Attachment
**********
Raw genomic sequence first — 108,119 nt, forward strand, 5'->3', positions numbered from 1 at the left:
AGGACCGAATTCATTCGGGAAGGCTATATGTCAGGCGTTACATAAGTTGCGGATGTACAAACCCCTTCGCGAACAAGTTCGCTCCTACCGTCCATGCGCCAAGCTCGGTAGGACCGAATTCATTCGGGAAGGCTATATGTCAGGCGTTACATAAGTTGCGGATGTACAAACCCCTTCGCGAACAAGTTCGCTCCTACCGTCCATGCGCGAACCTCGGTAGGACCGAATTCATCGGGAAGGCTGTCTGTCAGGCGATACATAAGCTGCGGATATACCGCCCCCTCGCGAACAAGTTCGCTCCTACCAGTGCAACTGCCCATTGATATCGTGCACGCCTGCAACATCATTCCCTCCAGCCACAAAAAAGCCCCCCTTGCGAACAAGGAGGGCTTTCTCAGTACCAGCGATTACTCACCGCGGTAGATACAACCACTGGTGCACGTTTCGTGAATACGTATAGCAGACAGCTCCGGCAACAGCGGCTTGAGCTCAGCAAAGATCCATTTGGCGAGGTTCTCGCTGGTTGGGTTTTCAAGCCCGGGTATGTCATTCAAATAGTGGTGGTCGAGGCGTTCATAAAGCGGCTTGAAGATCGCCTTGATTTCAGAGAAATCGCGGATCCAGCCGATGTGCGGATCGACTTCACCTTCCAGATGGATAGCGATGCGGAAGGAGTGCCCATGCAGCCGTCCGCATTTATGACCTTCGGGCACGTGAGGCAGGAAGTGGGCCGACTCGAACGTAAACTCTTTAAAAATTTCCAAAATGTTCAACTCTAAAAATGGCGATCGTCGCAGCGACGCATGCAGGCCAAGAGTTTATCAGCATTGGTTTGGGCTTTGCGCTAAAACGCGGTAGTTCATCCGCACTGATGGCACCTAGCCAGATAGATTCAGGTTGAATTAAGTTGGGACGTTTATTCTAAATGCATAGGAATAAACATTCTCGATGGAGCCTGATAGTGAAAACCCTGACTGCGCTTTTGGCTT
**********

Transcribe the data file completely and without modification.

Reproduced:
Raw genomic sequence first — 108,119 nt, forward strand, 5'->3', positions numbered from 1 at the left:
AGGACCGAATTCATTCGGGAAGGCTATATGTCAGGCGTTACATAAGTTGCGGATGTACAAACCCCTTCGCGAACAAGTTCGCTCCTACCGTCCATGCGCCAAGCTCGGTAGGACCGAATTCATTCGGGAAGGCTATATGTCAGGCGTTACATAAGTTGCGGATGTACAAACCCCTTCGCGAACAAGTTCGCTCCTACCGTCCATGCGCGAACCTCGGTAGGACCGAATTCATCGGGAAGGCTGTCTGTCAGGCGATACATAAGCTGCGGATATACCGCCCCCTCGCGAACAAGTTCGCTCCTACCAGTGCAACTGCCCATTGATATCGTGCACGCCTGCAACATCATTCCCTCCAGCCACAAAAAAGCCCCCCTTGCGAACAAGGAGGGCTTTCTCAGTACCAGCGATTACTCACCGCGGTAGATACAACCACTGGTGCACGTTTCGTGAATACGTATAGCAGACAGCTCCGGCAACAGCGGCTTGAGCTCAGCAAAGATCCATTTGGCGAGGTTCTCGCTGGTTGGGTTTTCAAGCCCGGGTATGTCATTCAAATAGTGGTGGTCGAGGCGTTCATAAAGCGGCTTGAAGATCGCCTTGATTTCAGAGAAATCGCGGATCCAGCCGATGTGCGGATCGACTTCACCTTCCAGATGGATAGCGATGCGGAAGGAGTGCCCATGCAGCCGTCCGCATTTATGACCTTCGGGCACGTGAGGCAGGAAGTGGGCCGACTCGAACGTAAACTCTTTAAAAATTTCCAAAATGTTCAACTCTAAAAATGGCGATCGTCGCAGCGACGCATGCAGGCCAAGAGTTTATCAGCATTGGTTTGGGCTTTGCGCTAAAACGCGGTAGTTCATCCGCACTGATGGCACCTAGCCAGATAGATTCAGGTTGAATTAAGTTGGGACGTTTATTCTAAATGCATAGGAATAAACATTCTCGATGGAGCCTGATAGTGAAAACCCTGACTGCGCTTTTGGCTT